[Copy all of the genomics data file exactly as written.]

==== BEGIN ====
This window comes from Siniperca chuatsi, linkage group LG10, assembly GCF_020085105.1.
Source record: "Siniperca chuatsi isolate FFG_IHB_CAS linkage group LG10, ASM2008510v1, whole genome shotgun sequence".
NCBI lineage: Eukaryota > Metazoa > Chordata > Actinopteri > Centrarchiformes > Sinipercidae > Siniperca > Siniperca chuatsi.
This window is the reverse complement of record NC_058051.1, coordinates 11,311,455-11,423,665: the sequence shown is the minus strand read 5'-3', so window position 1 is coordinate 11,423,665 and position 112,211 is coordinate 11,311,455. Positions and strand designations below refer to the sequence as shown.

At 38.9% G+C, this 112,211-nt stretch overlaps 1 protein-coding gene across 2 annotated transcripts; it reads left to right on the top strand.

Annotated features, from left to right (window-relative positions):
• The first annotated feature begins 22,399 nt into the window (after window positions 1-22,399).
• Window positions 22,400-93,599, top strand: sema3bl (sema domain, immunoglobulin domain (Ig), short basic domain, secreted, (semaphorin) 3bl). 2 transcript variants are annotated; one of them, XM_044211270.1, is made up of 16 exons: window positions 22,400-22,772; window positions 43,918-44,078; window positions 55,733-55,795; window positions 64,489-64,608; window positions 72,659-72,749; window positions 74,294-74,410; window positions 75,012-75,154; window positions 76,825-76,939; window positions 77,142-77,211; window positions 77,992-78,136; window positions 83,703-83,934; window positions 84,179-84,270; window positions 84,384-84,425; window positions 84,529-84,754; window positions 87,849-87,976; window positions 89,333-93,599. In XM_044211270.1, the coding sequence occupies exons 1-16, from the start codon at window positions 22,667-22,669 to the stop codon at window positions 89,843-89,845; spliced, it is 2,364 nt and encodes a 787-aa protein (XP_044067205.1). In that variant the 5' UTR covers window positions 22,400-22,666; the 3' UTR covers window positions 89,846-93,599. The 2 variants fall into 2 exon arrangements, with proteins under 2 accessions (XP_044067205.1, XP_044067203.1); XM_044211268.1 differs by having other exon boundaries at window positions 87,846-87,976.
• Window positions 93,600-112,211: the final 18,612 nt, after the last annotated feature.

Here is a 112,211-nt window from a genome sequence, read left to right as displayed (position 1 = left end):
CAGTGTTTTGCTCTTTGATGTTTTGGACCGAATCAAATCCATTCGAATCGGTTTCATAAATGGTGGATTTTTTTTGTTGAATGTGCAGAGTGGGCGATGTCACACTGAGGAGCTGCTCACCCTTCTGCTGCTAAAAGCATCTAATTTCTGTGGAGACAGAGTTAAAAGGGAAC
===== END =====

This window comes from Siniperca chuatsi, linkage group LG10, assembly GCF_020085105.1.
Source record: "Siniperca chuatsi isolate FFG_IHB_CAS linkage group LG10, ASM2008510v1, whole genome shotgun sequence".
NCBI lineage: Eukaryota > Metazoa > Chordata > Actinopteri > Centrarchiformes > Sinipercidae > Siniperca > Siniperca chuatsi.
This window is the reverse complement of record NC_058051.1, coordinates 11,311,455-11,423,665: the sequence shown is the minus strand read 5'-3', so window position 1 is coordinate 11,423,665 and position 112,211 is coordinate 11,311,455. Positions and strand designations below refer to the sequence as shown.

At 38.9% G+C, this 112,211-nt stretch overlaps 1 protein-coding gene across 2 annotated transcripts; it reads left to right on the top strand.

Annotated features, from left to right (window-relative positions):
• The first annotated feature begins 22,399 nt into the window (after window positions 1-22,399).
• Window positions 22,400-93,599, top strand: sema3bl (sema domain, immunoglobulin domain (Ig), short basic domain, secreted, (semaphorin) 3bl). 2 transcript variants are annotated; one of them, XM_044211270.1, is made up of 16 exons: window positions 22,400-22,772; window positions 43,918-44,078; window positions 55,733-55,795; window positions 64,489-64,608; window positions 72,659-72,749; window positions 74,294-74,410; window positions 75,012-75,154; window positions 76,825-76,939; window positions 77,142-77,211; window positions 77,992-78,136; window positions 83,703-83,934; window positions 84,179-84,270; window positions 84,384-84,425; window positions 84,529-84,754; window positions 87,849-87,976; window positions 89,333-93,599. In XM_044211270.1, the coding sequence occupies exons 1-16, from the start codon at window positions 22,667-22,669 to the stop codon at window positions 89,843-89,845; spliced, it is 2,364 nt and encodes a 787-aa protein (XP_044067205.1). In that variant the 5' UTR covers window positions 22,400-22,666; the 3' UTR covers window positions 89,846-93,599. The 2 variants fall into 2 exon arrangements, with proteins under 2 accessions (XP_044067205.1, XP_044067203.1); XM_044211268.1 differs by having other exon boundaries at window positions 87,846-87,976.
• Window positions 93,600-112,211: the final 18,612 nt, after the last annotated feature.

Here is a 112,211-nt window from a genome sequence, read left to right as displayed (position 1 = left end):
CAGTGTTTTGCTCTTTGATGTTTTGGACCGAATCAAATCCATTCGAATCGGTTTCATAAATGGTGGATTTTTTTTGTTGAATGTGCAGAGTGGGCGATGTCACACTGAGGAGCTGCTCACCCTTCTGCTGCTAAAAGCATCTAATTTCTGTGGAGACAGAGTTAAAAGGGAAC